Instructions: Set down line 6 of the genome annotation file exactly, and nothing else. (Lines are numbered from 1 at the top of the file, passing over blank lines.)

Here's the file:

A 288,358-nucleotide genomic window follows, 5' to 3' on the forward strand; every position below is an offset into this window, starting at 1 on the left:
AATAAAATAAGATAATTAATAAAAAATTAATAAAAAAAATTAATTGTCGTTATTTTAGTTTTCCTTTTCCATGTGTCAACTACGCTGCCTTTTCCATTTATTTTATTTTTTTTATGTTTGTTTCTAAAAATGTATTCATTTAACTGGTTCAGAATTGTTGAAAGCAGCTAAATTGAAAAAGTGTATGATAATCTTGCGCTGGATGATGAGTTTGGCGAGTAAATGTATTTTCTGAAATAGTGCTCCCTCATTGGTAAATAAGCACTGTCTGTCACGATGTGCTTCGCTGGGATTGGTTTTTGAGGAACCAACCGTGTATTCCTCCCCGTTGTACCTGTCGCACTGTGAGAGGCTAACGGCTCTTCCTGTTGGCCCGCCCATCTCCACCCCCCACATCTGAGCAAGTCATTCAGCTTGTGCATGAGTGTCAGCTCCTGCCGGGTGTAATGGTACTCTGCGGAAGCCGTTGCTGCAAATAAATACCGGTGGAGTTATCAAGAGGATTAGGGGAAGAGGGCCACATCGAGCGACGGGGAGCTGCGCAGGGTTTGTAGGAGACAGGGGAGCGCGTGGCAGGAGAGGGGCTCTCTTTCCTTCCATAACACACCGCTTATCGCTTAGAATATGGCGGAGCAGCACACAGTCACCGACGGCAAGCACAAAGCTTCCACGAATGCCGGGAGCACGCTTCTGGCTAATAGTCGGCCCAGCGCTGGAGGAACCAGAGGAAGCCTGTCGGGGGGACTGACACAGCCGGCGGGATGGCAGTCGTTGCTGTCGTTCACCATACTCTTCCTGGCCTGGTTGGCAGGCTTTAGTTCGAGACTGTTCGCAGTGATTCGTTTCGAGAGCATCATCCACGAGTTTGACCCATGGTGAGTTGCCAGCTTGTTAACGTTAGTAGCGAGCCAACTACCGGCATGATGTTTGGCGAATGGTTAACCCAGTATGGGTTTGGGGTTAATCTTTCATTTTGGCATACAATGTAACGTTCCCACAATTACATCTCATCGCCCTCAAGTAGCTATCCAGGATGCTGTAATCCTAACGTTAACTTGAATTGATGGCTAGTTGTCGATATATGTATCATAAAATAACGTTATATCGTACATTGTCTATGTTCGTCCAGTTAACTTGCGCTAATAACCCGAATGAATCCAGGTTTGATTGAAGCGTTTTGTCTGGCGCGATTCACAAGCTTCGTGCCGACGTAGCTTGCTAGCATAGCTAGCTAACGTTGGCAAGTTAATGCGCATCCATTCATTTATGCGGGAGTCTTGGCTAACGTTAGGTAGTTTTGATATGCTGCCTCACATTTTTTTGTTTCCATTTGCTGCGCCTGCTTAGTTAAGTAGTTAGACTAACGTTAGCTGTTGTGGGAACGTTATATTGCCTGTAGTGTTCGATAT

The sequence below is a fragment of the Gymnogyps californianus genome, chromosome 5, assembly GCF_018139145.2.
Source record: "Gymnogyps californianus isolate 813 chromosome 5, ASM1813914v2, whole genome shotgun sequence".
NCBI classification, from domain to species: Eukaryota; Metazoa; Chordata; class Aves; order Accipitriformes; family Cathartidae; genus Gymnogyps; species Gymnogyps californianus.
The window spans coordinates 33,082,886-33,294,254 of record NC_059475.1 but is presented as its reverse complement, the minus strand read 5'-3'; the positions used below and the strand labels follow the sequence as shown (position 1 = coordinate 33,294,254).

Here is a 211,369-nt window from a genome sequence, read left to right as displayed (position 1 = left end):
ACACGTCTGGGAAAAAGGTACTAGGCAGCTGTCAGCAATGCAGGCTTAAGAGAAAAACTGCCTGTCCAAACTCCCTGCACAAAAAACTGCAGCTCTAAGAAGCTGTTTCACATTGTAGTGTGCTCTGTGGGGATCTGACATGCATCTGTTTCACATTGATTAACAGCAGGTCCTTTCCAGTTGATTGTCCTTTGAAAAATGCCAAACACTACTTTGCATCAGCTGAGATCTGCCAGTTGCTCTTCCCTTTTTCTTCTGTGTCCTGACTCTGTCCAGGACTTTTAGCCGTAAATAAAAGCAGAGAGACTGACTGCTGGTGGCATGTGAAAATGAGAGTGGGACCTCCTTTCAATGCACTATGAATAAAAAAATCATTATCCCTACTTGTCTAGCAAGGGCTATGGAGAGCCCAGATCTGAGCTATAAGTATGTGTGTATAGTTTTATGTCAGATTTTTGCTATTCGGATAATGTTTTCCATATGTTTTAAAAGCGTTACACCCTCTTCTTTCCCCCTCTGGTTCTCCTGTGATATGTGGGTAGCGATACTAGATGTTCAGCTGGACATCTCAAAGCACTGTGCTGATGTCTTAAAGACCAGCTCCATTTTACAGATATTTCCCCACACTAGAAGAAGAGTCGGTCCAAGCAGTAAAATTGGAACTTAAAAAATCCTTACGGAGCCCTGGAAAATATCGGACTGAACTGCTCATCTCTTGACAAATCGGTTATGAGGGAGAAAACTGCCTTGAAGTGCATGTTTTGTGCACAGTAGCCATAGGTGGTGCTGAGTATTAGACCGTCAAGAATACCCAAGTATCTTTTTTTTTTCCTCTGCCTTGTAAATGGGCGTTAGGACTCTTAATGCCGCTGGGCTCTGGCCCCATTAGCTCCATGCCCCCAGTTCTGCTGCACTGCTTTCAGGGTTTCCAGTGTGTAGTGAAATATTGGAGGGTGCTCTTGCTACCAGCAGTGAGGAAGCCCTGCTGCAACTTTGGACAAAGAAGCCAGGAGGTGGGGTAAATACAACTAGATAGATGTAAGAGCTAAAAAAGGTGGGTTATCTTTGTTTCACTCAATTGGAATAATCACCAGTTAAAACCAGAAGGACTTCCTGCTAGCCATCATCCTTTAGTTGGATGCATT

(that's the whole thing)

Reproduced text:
The window spans coordinates 33,082,886-33,294,254 of record NC_059475.1 but is presented as its reverse complement, the minus strand read 5'-3'; the positions used below and the strand labels follow the sequence as shown (position 1 = coordinate 33,294,254).